The Return on Investment (ROI) of Diversity and Inclusion
The ROI of Diversity and Inclusion
When presenting workshops on diversity and inclusion, I often ask students and faculty to reflect on the question “What’s in it for me?” This is an important question to ponder because embracing the complexity of diversity can cause discomfort for some UNG stakeholders. After all, what would encourage a person to engage in self-reflection, admit biases, or assess their level of awareness and its impact on others? While we in higher education fall back on answers such as enhanced critical thinking skills, preparation for a more global society, and the opportunity to be a catalyst for change, do these answers have the same impact for our community partners?
Measuring the return on investment of diversity and inclusion in an institution of higher education can be beneficial because diversity is not a charitable donation. According to the Higher Education Excellence in Diversity Report (2014), institutions that take a strategic diversity leadership approach to advance diversity, inclusion and equity are more likely to see higher retention and graduation rates for African Americans, Hispanics, American Indians, and Native Hawaiians /Pacific Islander students. Additional returns include improved student demographic diversity, enhanced faculty and staff diversity, and positive gains in campus climate.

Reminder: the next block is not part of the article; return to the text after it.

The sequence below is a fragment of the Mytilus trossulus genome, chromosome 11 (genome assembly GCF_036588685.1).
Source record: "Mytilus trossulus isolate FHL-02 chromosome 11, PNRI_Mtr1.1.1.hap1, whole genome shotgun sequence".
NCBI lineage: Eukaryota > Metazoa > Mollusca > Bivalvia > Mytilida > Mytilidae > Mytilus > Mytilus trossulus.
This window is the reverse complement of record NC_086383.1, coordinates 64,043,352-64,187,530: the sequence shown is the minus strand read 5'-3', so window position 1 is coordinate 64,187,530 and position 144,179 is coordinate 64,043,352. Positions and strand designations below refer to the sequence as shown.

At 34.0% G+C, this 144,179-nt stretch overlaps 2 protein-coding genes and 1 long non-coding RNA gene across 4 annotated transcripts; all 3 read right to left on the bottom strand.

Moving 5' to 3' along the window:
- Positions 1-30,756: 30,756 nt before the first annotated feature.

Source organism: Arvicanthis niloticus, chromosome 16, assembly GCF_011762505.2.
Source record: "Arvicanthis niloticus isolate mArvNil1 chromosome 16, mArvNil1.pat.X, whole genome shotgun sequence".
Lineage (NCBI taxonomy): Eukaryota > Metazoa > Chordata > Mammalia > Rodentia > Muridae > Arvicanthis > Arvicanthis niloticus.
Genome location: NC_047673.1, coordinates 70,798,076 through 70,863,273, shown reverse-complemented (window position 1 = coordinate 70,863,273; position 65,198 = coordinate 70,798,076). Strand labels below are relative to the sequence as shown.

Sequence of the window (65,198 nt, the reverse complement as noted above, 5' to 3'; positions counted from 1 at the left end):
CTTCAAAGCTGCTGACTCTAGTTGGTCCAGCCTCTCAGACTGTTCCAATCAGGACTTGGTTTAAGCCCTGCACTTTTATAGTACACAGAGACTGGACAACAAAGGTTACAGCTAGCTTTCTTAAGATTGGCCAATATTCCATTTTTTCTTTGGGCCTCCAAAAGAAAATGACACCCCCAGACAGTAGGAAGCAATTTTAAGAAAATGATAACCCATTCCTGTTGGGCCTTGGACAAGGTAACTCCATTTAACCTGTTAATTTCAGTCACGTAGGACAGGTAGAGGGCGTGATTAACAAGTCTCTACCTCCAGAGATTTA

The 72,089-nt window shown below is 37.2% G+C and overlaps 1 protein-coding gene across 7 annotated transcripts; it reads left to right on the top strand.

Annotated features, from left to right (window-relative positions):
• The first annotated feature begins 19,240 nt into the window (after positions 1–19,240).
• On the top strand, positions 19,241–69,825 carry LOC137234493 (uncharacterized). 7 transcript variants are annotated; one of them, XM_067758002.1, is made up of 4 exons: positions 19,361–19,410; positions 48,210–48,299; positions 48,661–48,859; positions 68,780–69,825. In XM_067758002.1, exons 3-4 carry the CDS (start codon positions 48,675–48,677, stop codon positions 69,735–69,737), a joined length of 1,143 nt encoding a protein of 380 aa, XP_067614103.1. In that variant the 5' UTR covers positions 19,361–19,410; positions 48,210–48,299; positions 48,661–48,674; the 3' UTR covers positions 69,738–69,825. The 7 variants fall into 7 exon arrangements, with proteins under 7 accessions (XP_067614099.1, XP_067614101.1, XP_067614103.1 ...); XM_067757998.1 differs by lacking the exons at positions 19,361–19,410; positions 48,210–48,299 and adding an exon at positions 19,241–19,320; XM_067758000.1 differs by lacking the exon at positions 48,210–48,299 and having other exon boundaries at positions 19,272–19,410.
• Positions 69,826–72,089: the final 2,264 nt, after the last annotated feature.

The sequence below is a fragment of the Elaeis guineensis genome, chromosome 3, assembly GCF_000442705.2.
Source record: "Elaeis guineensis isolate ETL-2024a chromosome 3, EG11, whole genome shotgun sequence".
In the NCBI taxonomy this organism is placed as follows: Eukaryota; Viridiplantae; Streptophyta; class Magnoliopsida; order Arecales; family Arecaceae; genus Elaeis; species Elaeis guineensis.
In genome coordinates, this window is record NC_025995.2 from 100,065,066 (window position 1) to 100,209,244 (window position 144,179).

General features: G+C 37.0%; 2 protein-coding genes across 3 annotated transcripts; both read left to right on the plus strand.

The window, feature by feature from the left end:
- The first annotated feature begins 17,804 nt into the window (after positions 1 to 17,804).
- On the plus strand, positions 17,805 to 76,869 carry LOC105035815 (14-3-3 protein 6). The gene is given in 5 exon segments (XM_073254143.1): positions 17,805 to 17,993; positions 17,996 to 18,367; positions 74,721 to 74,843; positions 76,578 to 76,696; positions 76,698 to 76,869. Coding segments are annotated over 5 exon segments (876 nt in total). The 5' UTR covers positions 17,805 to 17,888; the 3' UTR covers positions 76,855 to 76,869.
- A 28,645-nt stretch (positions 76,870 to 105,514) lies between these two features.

In business and industry, there is a clear message to stakeholders that diversity works and is profitable. According to Forbes Insight (2015), the top ranking companies in the world cite workforce diversity as a key driver of innovation and a critical component of being successful on a global scale. Furthermore, they found that nearly all of the top companies in the world reported that their companies have diversity and inclusion strategic initiatives in place to attract and retain top talent. For example, companies with diversity outperform less diverse organizations (15% higher for gender diversity, 35% higher for ethnic diversity companies with gender diversity) and team-based assessments of inclusive teams show 80% better results. Overall, companies found that diversity and inclusion leads to deeper understanding and collaboration, resulting in higher productivity and effectiveness (Aperian Global, 2015).
The University of North Georgia, with its commitment to meaningful engagement, is striving to create a collaborative community that better reflect the world’s social, economic, and cultural diversity. The university is committed to a diverse environment because the return on investment is enhanced educational experiences and an environment that leverages the full potential of team members. This endeavor creates a culture that unleashes value-driving insights and innovative problem solving. What’s in it for UNG is to fulfill our mission and prepare students for a rapidly changing and diverse world. What’s in it for you?
Sheila Caldwell is the UNG Advisor to the President on Diversity and Director of UNG’s Complete College Georgia program.